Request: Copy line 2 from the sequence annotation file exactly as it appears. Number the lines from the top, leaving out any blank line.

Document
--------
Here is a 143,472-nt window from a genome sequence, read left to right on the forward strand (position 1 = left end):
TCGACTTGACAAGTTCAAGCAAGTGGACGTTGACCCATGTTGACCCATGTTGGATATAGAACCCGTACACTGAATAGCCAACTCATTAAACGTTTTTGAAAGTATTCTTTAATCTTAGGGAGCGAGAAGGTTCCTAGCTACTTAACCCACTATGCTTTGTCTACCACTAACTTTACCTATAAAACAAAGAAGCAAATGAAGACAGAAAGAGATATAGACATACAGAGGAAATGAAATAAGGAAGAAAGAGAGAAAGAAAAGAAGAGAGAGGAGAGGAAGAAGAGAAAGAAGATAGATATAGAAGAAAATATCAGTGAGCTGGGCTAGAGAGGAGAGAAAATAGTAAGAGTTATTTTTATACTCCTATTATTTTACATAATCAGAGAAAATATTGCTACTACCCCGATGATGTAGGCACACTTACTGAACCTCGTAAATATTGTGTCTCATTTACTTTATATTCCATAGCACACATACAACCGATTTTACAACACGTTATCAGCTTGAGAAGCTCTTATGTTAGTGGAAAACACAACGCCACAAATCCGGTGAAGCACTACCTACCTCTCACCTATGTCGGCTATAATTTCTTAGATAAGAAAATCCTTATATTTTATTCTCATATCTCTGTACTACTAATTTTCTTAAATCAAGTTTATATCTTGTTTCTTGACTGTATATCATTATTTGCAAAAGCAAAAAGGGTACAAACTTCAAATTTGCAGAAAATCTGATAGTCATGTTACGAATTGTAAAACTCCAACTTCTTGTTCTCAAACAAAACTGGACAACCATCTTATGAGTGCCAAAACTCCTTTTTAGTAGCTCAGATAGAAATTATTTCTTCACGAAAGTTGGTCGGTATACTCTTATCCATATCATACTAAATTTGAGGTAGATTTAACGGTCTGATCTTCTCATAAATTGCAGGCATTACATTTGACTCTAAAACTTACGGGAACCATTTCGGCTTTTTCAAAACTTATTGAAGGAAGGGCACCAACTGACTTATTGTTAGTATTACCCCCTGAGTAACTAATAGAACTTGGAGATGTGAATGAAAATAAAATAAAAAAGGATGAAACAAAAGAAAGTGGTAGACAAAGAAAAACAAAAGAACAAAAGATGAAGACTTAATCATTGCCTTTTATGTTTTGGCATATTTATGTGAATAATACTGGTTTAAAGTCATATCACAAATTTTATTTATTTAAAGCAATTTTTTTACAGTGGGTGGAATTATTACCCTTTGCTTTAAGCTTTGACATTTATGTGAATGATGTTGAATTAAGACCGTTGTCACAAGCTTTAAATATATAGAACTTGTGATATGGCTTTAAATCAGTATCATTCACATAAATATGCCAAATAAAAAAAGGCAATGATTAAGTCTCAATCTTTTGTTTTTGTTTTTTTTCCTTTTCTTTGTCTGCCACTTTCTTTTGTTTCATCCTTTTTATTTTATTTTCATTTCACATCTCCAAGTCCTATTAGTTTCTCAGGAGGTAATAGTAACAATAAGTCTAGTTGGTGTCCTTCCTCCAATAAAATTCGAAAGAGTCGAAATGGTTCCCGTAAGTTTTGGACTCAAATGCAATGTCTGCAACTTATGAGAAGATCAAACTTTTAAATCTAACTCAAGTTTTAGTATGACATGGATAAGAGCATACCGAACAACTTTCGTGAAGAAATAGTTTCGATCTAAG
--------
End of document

TCGACTTGACAAGTTCAAGCAAGTGGACGTTGACCCATGTTGACCCATGTTGGATATAGAACCCGTACACTGAATAGCCAACTCATTAAACGTTTTTGAAAGTATTCTTTAATCTTAGGGAGCGAGAAGGTTCCTAGCTACTTAACCCACTATGCTTTGTCTACCACTAACTTTACCTATAAAACAAAGAAGCAAATGAAGACAGAAAGAGATATAGACATACAGAGGAAATGAAATAAGGAAGAAAGAGAGAAAGAAAAGAAGAGAGAGGAGAGGAAGAAGAGAAAGAAGATAGATATAGAAGAAAATATCAGTGAGCTGGGCTAGAGAGGAGAGAAAATAGTAAGAGTTATTTTTATACTCCTATTATTTTACATAATCAGAGAAAATATTGCTACTACCCCGATGATGTAGGCACACTTACTGAACCTCGTAAATATTGTGTCTCATTTACTTTATATTCCATAGCACACATACAACCGATTTTACAACACGTTATCAGCTTGAGAAGCTCTTATGTTAGTGGAAAACACAACGCCACAAATCCGGTGAAGCACTACCTACCTCTCACCTATGTCGGCTATAATTTCTTAGATAAGAAAATCCTTATATTTTATTCTCATATCTCTGTACTACTAATTTTCTTAAATCAAGTTTATATCTTGTTTCTTGACTGTATATCATTATTTGCAAAAGCAAAAAGGGTACAAACTTCAAATTTGCAGAAAATCTGATAGTCATGTTACGAATTGTAAAACTCCAACTTCTTGTTCTCAAACAAAACTGGACAACCATCTTATGAGTGCCAAAACTCCTTTTTAGTAGCTCAGATAGAAATTATTTCTTCACGAAAGTTGGTCGGTATACTCTTATCCATATCATACTAAATTTGAGGTAGATTTAACGGTCTGATCTTCTCATAAATTGCAGGCATTACATTTGACTCTAAAACTTACGGGAACCATTTCGGCTTTTTCAAAACTTATTGAAGGAAGGGCACCAACTGACTTATTGTTAGTATTACCCCCTGAGTAACTAATAGAACTTGGAGATGTGAATGAAAATAAAATAAAAAAGGATGAAACAAAAGAAAGTGGTAGACAAAGAAAAACAAAAGAACAAAAGATGAAGACTTAATCATTGCCTTTTATGTTTTGGCATATTTATGTGAATAATACTGGTTTAAAGTCATATCACAAATTTTATTTATTTAAAGCAATTTTTTTACAGTGGGTGGAATTATTACCCTTTGCTTTAAGCTTTGACATTTATGTGAATGATGTTGAATTAAGACCGTTGTCACAAGCTTTAAATATATAGAACTTGTGATATGGCTTTAAATCAGTATCATTCACATAAATATGCCAAATAAAAAAAGGCAATGATTAAGTCTCAATCTTTTGTTTTTGTTTTTTTTCCTTTTCTTTGTCTGCCACTTTCTTTTGTTTCATCCTTTTTATTTTATTTTCATTTCACATCTCCAAGTCCTATTAGTTTCTCAGGAGGTAATAGTAACAATAAGTCTAGTTGGTGTCCTTCCTCCAATAAAATTCGAAAGAGTCGAAATGGTTCCCGTAAGTTTTGGACTCAAATGCAATGTCTGCAACTTATGAGAAGATCAAACTTTTAAATCTAACTCAAGTTTTAGTATGACATGGATAAGAGCATACCGAACAACTTTCGTGAAGAAATAGTTTCGATCTAAG